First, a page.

This year, Penn Relays will be free for students with a PennCard. The past two years, the third day of the competition cost $12.50 to students. The Penn Relays, the world’s oldest and largest track meet, will take place from April 26-28 on Franklin Field.

Credit: Laura Francis / The Daily Pennsylvanian

Did you know you could have paid $12.50 to watch the world’s fastest man, Usain Bolt?

For less than the price of two Chipotle burritos or a pizza at Allegros, you could have seen what many fans call the most exciting ten seconds in sports.

For $12.50 you could have watched the third-fastest man in the world, Asafa Powell, or eight-time World Championship gold medalist Allyson Felix.

Imagine seeing one of the largest gathering of Jamaicans in the United States or the world’s oldest relay meet.

And now you can see it all for free.

On Monday, the Penn Relays sent an email out to students stating that Penn students could reserve free tickets for the Saturday of Penn Relays simply by using their PennCard.

And the Penn Relays got it right. Because for the most part, Penn students don’t want to go to a track meet.

“I’ve never been particularly aware of a great Penn undergraduate attendance as long as I’ve been around, which goes back to 1968,” Penn Relays Director Dave Johnson told me after a Relays press conference Wednesday.

“I don’t think that’s anything you could have avoided, given the age of the event. You figure somebody’s a spectator for 40, 50 years, but only an undergraduate for four years.”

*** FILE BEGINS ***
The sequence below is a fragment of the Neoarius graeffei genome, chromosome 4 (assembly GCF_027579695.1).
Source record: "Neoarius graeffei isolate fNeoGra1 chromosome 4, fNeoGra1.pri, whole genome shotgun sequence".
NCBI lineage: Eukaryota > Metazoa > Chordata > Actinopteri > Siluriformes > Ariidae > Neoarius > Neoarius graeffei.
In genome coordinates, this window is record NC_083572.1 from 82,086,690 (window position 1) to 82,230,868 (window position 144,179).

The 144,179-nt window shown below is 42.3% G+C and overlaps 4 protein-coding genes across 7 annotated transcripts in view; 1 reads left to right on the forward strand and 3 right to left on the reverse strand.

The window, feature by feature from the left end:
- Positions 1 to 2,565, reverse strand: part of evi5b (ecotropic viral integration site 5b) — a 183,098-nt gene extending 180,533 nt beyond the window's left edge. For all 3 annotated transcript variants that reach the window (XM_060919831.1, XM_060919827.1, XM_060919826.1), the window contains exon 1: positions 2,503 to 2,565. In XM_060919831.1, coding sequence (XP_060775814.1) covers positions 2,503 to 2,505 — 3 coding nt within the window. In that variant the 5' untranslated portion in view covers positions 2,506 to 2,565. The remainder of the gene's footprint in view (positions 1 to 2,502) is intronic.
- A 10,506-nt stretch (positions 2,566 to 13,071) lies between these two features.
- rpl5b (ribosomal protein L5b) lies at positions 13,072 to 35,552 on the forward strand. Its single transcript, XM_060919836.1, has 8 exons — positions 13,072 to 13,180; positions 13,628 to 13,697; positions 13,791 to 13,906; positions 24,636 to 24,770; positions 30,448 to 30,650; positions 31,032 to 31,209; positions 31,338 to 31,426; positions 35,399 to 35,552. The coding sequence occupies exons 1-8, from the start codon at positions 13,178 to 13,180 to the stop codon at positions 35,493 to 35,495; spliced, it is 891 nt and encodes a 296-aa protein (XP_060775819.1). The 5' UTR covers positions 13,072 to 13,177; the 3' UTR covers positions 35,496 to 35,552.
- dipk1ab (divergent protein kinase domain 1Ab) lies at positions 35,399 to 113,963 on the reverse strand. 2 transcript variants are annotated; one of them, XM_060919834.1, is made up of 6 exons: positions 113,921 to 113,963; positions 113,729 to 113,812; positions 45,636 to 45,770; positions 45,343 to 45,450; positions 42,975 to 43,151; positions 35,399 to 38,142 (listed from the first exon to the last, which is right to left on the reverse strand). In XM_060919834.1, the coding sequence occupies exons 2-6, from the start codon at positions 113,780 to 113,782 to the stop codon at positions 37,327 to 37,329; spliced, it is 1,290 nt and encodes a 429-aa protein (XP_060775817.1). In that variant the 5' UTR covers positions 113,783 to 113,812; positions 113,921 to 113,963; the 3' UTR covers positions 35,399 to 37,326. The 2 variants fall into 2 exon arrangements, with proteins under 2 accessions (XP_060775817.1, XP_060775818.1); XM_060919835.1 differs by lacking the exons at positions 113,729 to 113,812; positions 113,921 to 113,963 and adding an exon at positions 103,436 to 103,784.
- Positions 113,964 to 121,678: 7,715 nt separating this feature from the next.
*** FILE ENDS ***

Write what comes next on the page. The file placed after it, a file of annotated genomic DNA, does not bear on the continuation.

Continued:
He was brutally honest, but quite correct. Track is a participant sport, not a spectator sport, he said.

Perhaps you used to run high-school track. There is a good chance that your high school is one of the 1,047 high schools registered to compete at this year’s edition. That doesn’t necessarily mean you want to watch.

Especially in the midst of reading days and the usually-gorgeous late-April weather, it’s doubtful that more than a few dozen students will make the trek to Franklin Field.

And that’s a shame. Luckily, the organizing committee understands that.

That’s why the meet did a service to the campus and members of the Penn community by not charging for tickets. By making tickets free, the Penn Relays are doing everything in their power to draw as many fans as possible.

It’s okay, though. Franklin Field isn’t in danger of filling up to a robust attendance of 52,593, just like the men’s basketball team isn’t in danger of selling out an early December game against Delaware at the Palestra. It’s just about getting new fans to support a great sporting event at a historic stadium.

Drawing anyone and everyone with incentive of free entertainment is very savvy. It just takes one afternoon for somebody to catch Penn Relays fever.

“Bro when do Penn relay tickets come on sale?” read a text a Spanish friend sent to me yesterday. I’m pretty sure he had never seen a track race other than the Olympics before last year’s Relays. But after I told him tickets were free, he was ecstatic.

“Wicked! Ye man lets go again this year fr sure. Will usain come?”

Nah, he probably won’t. But that won’t mean the Relays won’t be any less exciting.

And hell yeah, let’s go.

SUSHAAN MODI is a sophomore international studies and business major from Demarest, N.J., and is Sports Editor of The Daily Pennsylvanian. He can be reached at Modi@theDP.com.

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